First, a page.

If you had RTFnatureA, you would have seen that the new measurement can be combined with old measurements to more tightly constrain the measurements of certain coupling constants, and it is consistent with the standard model. This is science, improving upon old measurements and verifying if the theory is still valid.

  • hmm I'd rather have olives and feta, the one true taste combo.
  • by wonkey_monkey (2592601) on Friday February 07, 2014 @05:31AM (#46184041) Homepage

    to the right like a football thrown by a right-handed quarterback or the left like a pigskin thrown by a lefty.

    Oh, thanks, I was having such trouble working out what you meant by "left" and "right." And thanks for confusing some of your non-American readers with your references to footballs that you throw (what's that about?), and then referring to them almost immediately afterwards as "pigskins" instead.

    Of course it's a terrible analogy anyway, since particle spin is only loosely analogous to every-day spin.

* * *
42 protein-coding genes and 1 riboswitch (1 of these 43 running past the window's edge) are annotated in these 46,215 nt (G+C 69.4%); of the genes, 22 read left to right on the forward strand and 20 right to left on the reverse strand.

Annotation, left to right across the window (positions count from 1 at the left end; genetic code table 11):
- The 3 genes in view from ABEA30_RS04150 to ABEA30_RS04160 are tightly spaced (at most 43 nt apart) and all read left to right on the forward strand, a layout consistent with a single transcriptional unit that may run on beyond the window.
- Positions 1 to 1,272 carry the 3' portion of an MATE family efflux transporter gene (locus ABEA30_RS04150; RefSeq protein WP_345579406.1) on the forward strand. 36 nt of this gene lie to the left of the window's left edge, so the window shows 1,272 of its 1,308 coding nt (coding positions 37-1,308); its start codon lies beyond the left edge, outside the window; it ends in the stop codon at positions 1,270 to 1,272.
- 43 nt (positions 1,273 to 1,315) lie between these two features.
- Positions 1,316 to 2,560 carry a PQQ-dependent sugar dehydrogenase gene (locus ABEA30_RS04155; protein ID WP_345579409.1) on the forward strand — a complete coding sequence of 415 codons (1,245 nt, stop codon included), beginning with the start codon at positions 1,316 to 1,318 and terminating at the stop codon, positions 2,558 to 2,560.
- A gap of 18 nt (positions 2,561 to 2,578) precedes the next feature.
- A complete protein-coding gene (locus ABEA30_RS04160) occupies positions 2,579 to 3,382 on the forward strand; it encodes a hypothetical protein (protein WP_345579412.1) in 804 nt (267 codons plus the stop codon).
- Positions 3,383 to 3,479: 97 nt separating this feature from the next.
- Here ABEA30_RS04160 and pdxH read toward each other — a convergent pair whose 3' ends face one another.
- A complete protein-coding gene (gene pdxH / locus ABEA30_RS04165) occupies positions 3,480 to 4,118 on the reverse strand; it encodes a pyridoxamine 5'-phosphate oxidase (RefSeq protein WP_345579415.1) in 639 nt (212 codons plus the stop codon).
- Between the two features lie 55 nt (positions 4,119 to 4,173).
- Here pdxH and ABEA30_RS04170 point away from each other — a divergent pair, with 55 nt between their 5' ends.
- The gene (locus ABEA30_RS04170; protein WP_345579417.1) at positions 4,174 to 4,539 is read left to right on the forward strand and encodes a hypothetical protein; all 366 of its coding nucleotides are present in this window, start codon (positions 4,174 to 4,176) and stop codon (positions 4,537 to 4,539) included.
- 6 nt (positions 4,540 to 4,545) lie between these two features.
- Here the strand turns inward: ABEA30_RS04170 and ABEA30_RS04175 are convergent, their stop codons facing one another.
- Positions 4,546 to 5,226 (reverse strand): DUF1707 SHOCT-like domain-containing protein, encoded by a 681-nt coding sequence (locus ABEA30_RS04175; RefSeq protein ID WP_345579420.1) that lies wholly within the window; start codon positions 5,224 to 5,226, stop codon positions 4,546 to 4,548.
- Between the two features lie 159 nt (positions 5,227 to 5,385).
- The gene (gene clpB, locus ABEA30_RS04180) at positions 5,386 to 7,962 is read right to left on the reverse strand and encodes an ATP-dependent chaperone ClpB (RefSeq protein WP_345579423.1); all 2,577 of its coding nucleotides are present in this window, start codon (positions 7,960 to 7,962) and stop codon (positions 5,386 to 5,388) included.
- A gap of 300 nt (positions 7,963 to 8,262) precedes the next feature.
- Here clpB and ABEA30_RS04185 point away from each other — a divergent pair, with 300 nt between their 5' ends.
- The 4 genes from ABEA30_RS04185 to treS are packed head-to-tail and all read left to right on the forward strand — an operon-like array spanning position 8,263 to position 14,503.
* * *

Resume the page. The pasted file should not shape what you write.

If it was that kind of spin, wouldn't "clockwise" and "anti-clockwise" be better words for it anyway? "Left" and "right" need a decision on which point you're looking at as well as direction.

    Does it all come from electrons spiralling left or right in the old particle accelerators?

    • by PGC (880972)
      I also have no idea how football will rotate when it is thrown by an right-handed quarterback .... footballs are meant to be kicked, hence the name. I have no idea how the addition of a quarterback will make me understand "rotates to the right" better. Clockwise and counterclockwise are just like right and left, relative to your point of view. Perhaps orientation quaternions would have been better. Ps: Fuck Beta
      • I also have no idea how football will rotate when it is thrown by an right-handed quarterback .... footballs are meant to be kicked, hence the name.

        Football does not refer to which part of the body is supposed to connect with the ball (otherwise it'd be called HeadKneeChestHandFootBall), but rather the fact that the game is played on-foot (as opposed to Polo, another old and popular game).

        • By your reasoning, then volleyball, baseball, basketball, bowling, and many others should also be called football, because they are all played on foot.

          Since we're apparently making stuff up, I say the reason we call it football is: